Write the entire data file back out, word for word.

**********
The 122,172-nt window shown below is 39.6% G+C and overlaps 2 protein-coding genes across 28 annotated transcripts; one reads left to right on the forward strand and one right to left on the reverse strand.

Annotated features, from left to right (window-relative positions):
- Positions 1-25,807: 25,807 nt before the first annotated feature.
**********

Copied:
The 122,172-nt window shown below is 39.6% G+C and overlaps 2 protein-coding genes across 28 annotated transcripts; one reads left to right on the forward strand and one right to left on the reverse strand.

Annotated features, from left to right (window-relative positions):
- Positions 1-25,807: 25,807 nt before the first annotated feature.